The son of a disgraced Staten Island politician who has set his sights on Rep. Michael Grimm’s seat says he doesn’t think that his scandal-tarred pop — with whom he still lives — will adversely affect his campaign.
“I love my dad. I’m not my dad,” Mark Murphy, the son of former Rep. Jack Murphy — who served 20 months in prison in the 1980s for taking $50,000 from undercover FBI agents posing as Arab sheikhs seeking political support. “If [critics] want to make it a campaign between Michael Grimm and my dad, please, knock yourself out.”
And he’s not hiding his father from the campaign trail, either.
Jack Murphy, 83, stood just paces away from the dais during his son’s campaign kickoff in Staten Island on Wednesday, watching his son blast Grimm (R–Bay Ridge) for belonging to “the congress of ‘no,’” and accuse the freshman lawmaker of continually voting against his constituents’ interests.
“I believe in finding ways to say yes, not just saying no,” Murphy said, citing Grimm’s record of voting down payroll tax cuts for middle class workers — which Grimm later backed in a modified bill — and backing a controversial budget that would have drastically cut Medicare.
Murphy said he would create jobs and focus on infrastructure if he’s elected to lead the cross-harbor district, but he was light on specifics — claiming that he would unveil his plans in the coming weeks.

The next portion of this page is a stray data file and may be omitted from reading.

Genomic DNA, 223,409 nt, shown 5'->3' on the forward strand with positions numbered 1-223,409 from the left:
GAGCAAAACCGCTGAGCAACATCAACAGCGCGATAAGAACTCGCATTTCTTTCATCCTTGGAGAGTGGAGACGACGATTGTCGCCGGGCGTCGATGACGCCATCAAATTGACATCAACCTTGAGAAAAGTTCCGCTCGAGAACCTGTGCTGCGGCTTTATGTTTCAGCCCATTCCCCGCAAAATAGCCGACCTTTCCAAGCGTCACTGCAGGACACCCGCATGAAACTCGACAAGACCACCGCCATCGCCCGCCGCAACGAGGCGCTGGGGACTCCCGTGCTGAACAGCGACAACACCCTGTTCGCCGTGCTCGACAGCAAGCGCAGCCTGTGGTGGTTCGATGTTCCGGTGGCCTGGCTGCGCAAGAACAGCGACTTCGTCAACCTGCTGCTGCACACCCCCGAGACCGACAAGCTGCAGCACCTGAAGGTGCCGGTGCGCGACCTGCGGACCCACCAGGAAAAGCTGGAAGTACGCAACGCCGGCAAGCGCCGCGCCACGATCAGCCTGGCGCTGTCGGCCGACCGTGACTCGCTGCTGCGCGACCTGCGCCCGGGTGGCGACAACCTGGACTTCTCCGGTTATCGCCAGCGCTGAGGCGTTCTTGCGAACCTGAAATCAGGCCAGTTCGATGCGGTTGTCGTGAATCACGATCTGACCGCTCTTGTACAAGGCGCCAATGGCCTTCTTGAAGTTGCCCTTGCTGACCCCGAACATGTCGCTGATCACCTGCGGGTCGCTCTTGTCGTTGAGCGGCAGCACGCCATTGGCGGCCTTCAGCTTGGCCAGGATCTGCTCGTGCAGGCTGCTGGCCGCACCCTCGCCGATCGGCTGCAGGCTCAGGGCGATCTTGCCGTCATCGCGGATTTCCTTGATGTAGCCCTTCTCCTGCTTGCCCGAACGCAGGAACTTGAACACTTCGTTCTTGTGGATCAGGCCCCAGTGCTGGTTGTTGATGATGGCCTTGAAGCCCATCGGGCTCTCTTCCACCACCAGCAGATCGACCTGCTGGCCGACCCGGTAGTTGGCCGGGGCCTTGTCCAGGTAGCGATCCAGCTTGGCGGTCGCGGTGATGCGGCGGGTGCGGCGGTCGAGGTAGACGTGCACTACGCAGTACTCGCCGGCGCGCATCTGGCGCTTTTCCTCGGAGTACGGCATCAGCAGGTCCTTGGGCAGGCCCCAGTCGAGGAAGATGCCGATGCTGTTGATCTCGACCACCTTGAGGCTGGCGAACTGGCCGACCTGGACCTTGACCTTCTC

Grimm, who has more than $1 million in his re-election war chest, swatted away Murphy’s claims.
“Congressman Grimm is not concerned with every liberal Democrat who throws his hat into the ring,” Grimm spokeswoman Carol Danko said. “He remains concerned with doing what’s best for the people he represents.”
Murphy served as an intern to the late Sen. Ted Kennedy (D–Massachusetts) in college. Once he graduated, he became a legislative assistant the late Rep. Dan Rostenkowski (D–Illinois) — who was accused of fraud while Murphy was a member of his staff. The allegations, however, stemmed from incidents that took place long before Murphy was hired.
Murphy then went into the private sector, where he held small acting roles in television shows like “Acapulco Heat” and “Pacific Blue” in the 1990s while running a west coast real estate investment firm and a movie production company. He ultimately came back to public service and was an aide for Public Advocate Bill DeBlasio before announcing his congressional campaign.
Murphy isn’t the first Democrat to challenge Grimm, who won the district in 2010 on a wave of Tea Party support. Restaurateur Alex Borgognone announced his campaign in October, then quit last month to open up a Manhattan eatery.
But Murphy has a hard fight in front of him: Bay Ridge has more Democrats than Republicans, but neighborhood Democrats are right-leaning and helped put Grimm, Assemblywoman Nicole Malliotakis (R–Bay Ridge) and state Sen. Marty Golden (R–Bay Ridge) into office. In 2008, more than 50 percent of Grimm’s district voted for Sen. John McCain (R–Arizona) over President Obama.
But Murphy said that won’t slow him down.
“I’m not running for president, I’m running for the congressional seat,” he said.
Murphy has visited Bay Ridge as a representative of DeBlasio, but he hasn’t started campaigning here. Some Democrats say they plan to hold back their support until he crosses the Verrazano-Narrows Bridge.
“I think he’s handsome, but I have no idea what he stands for,” said one Bay Ridge Democrat.